……BY BILLY SUTER……
THE 42nd Durban International Film Festival, now offering free streamings of feature films, documentaries and shorts – and online due to the Covid-19 pandemic – officially opened yesterday and will continue until August 1.
The University of KwaZulu-Natal’s Centre for Creative Arts is hosting the event which is also hosting seminars and workshops, all virtually.
The festival’s opening film last night was an indie feature, The Eagle’s Nest by Cameroonian-British director Olivier Assoua. Shot in Cameroon, it tells a story that touches on immigration.
Marketing manager of the festival, Marlyn Ntsele, said during a welcoming speech before last night’s screening: “I kept on thinking about the knocks that the film industry had to take and how the film industry showed their resilience throughout this pandemic. I believe the festival owes it to those filmmakers to keep going, as film festivals play an essential role in the value chain”.
She further expressed her gratitude to all the sponsors and partners and encouraged audiences to continue sharing their film tips and reviews on social media.
Feature programmer Firdoze Bulbulia said: “We want to thank the filmmakers who, under such extreme challenges like the pandemic, were still able to create feature films. We encourage the audiences to get online and watch as many films as possible.”
As director of The Nelson Mandela Children’s Film Festival, Bulbulia also curated a children’s film programme for the festival, consisting of 10 films selected explicitly for young viewers, and three workshops as part of the Isiphethu programme.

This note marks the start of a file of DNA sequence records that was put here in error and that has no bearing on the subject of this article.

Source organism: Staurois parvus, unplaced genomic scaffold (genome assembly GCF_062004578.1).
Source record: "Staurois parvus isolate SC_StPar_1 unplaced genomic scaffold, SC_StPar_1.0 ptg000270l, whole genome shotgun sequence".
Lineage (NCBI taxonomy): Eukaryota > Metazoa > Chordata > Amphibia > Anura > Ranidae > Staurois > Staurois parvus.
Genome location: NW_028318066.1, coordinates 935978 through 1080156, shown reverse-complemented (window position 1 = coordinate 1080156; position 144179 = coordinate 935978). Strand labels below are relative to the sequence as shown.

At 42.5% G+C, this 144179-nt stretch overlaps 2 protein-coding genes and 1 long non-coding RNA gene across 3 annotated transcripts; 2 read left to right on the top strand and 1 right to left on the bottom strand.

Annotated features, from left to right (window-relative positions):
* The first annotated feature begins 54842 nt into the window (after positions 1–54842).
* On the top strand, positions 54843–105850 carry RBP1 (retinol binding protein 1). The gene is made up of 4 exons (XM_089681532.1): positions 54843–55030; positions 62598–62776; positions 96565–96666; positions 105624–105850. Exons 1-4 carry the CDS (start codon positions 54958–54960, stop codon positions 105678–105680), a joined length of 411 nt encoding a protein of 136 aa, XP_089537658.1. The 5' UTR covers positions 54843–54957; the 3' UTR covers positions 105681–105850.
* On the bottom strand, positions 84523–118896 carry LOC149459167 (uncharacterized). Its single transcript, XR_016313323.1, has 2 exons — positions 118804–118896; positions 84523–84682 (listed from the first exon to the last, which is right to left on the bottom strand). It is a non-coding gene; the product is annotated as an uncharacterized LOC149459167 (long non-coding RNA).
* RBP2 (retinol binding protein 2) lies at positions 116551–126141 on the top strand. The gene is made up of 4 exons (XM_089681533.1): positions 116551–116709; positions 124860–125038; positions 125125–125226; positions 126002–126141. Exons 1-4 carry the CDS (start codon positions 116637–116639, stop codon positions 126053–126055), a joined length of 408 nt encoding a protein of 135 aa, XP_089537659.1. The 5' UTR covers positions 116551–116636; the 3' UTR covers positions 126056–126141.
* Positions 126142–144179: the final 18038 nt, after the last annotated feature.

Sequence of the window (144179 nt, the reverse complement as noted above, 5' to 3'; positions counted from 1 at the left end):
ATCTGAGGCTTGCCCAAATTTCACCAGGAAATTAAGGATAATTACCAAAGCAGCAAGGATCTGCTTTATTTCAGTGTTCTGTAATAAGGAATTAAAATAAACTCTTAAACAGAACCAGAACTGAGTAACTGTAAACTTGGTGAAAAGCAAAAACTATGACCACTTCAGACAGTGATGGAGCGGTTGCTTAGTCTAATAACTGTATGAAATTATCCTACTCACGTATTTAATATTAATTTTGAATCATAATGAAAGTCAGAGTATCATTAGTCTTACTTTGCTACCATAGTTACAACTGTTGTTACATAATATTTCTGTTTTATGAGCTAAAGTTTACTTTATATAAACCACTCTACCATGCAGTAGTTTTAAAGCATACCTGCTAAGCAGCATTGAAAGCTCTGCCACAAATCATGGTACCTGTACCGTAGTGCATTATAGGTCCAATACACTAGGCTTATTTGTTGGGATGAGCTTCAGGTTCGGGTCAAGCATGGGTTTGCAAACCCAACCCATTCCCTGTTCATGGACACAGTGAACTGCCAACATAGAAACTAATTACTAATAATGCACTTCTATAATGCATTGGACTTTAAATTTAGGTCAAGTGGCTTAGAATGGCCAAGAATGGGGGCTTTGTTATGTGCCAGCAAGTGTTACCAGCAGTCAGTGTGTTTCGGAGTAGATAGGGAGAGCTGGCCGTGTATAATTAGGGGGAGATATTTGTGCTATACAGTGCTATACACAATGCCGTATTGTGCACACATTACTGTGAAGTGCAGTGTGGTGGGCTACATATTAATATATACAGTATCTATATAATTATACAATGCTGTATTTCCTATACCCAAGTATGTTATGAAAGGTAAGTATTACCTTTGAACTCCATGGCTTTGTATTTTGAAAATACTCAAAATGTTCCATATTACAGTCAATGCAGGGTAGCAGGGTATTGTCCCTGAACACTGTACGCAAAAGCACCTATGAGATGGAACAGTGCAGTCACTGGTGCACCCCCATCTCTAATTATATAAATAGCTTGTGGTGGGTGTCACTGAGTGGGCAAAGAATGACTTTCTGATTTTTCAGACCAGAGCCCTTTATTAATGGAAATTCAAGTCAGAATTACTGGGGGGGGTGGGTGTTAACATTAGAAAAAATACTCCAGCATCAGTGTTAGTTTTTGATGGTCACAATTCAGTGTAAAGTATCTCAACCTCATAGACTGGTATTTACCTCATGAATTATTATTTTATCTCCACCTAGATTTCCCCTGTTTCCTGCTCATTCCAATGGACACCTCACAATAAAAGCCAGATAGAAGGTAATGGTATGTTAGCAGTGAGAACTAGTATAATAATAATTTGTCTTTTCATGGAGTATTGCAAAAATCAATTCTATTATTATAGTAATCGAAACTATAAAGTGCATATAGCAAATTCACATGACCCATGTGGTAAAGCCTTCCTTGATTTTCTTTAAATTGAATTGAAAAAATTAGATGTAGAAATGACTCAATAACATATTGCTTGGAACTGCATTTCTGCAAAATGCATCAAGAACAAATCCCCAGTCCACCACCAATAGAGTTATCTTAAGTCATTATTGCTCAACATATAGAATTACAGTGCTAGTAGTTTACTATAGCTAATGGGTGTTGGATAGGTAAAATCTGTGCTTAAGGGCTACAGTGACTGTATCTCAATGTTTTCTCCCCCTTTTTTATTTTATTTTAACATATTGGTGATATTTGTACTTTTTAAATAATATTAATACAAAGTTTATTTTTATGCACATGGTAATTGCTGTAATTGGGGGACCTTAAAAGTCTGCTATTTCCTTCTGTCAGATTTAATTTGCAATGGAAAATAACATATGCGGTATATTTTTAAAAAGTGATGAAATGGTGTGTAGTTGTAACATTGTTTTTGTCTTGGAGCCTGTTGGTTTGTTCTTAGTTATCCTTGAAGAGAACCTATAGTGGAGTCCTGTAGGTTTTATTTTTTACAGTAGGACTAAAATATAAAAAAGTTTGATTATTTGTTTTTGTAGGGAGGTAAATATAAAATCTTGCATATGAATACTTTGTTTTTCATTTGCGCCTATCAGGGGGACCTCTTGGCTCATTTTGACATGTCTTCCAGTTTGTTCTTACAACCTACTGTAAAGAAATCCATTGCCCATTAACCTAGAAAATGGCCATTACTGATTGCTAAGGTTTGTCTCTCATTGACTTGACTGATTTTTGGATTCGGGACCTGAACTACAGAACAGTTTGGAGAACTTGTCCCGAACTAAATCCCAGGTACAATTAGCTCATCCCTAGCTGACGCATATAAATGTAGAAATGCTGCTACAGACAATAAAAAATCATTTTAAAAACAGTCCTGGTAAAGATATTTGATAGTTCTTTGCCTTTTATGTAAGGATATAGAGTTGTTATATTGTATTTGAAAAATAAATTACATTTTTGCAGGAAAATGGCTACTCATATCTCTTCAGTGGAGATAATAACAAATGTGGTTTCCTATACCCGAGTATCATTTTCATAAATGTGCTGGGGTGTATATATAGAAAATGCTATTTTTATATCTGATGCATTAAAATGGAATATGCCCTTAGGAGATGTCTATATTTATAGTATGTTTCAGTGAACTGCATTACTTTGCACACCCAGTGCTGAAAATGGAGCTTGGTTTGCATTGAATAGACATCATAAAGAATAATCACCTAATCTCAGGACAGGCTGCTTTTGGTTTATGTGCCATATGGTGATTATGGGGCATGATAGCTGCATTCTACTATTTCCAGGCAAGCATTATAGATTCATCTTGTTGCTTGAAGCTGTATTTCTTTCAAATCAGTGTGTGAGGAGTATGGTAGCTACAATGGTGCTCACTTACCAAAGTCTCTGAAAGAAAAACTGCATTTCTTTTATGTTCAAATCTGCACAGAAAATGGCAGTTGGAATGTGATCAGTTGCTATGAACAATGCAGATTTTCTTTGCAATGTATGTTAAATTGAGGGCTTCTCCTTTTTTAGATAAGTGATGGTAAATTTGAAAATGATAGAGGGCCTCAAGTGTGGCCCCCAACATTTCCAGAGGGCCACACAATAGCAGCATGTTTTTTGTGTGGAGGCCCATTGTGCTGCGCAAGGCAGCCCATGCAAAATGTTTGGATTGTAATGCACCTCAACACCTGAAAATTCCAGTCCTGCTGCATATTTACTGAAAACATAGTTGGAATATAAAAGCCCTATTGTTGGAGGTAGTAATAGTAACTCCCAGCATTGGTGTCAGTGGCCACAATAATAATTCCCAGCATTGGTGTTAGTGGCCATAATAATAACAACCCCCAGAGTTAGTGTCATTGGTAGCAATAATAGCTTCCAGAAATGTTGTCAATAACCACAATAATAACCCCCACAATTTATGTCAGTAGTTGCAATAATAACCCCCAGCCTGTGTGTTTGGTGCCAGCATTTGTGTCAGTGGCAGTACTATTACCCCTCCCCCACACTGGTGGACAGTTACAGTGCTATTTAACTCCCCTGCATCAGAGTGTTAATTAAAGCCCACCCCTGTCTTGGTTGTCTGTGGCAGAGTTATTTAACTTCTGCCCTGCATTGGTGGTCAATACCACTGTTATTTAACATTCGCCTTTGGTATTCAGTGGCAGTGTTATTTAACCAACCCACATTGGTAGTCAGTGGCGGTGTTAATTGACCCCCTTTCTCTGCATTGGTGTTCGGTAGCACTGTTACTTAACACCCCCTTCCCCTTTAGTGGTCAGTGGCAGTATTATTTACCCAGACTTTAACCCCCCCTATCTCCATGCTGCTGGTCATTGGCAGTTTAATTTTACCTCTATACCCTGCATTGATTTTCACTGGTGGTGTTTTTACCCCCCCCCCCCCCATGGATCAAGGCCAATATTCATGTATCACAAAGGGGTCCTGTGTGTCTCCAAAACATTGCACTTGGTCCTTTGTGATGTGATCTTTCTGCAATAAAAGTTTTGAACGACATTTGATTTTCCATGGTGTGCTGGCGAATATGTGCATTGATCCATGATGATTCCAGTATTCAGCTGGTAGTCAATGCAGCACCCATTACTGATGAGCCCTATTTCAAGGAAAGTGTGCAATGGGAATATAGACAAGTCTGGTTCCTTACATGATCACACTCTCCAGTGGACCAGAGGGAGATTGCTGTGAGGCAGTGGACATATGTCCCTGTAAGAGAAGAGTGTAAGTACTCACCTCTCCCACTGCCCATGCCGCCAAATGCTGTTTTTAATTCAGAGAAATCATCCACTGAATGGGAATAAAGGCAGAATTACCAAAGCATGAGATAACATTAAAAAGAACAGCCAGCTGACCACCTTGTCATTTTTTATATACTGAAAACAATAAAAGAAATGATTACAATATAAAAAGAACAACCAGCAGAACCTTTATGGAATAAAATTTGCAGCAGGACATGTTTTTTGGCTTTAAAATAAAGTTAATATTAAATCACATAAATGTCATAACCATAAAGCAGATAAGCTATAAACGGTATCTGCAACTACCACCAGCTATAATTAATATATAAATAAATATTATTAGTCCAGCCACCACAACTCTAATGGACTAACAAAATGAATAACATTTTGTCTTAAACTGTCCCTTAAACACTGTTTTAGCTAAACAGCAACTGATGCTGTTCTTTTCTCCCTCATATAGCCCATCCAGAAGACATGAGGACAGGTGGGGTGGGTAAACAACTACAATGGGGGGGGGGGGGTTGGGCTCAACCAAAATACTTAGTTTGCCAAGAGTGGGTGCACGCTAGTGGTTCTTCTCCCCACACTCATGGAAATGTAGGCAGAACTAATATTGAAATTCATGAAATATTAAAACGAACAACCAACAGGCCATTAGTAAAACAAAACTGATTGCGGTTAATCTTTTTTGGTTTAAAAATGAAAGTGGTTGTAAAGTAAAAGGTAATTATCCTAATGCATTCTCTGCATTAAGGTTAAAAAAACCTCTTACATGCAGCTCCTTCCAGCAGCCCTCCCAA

“We are delighted to be celebrating and commemorating Mandela‘s legacy and to continue to use his work to inspire the next generation. We believe that film is a unique medium that can entertain, educate and inform. We have films and participants from South Africa, India, Poland, The Netherlands, Iran, Germany, the US, Argentina, Egypt, Serbia and France. The festival, therefore, acts as a platform for empowering young South Africans to participate in the global dialogue on film and media,” said Bulbulia.
Among interesting films to be seen this year is Firebird, a touching love story, based on truth and set in the Soviet Air Force during the Cold War. Sergey, a troubled young private, is counting the days until his military service ends. His life is turned upside down when a daring fighter pilot, Roman, arrives at the base. Driven by curiosity, Sergey and Roman navigate the precarious line between love and friendship, as a dangerous love triangle forms between them and Luisa, the secretary to the base Commander.
Also check out Granada Nights, a love letter to Granada that mixes documentary with fiction to create a real and authentic, heartfelt examination of the process of self-discovery. It’s about a British tourist stuck in Granada, Spain, with a broken heart. Feeling lost and abandoned, he befriends a group of young foreigners and crashes into the heart of the international student scene. He pushes himself out of his comfort zone and tries to restart his life but behind every corner is a reminder of his ex-girlfriend and his struggle to find closure.
NOTE: The full festival programme, alongside all the films that will be screening, is accessible through www.durbanfilmfest.com. Tickets for the virtual screenings are only available from South Africa and are free and accessible through a booking system.
All workshops and seminars take place between July 26 and 30 July and are accessible free through Zoom and streamed live on Facebook. Find the entire programme and register for the Zoom Room here: https://ccadiff.ukzn.ac.za/isiphethu-2021-2/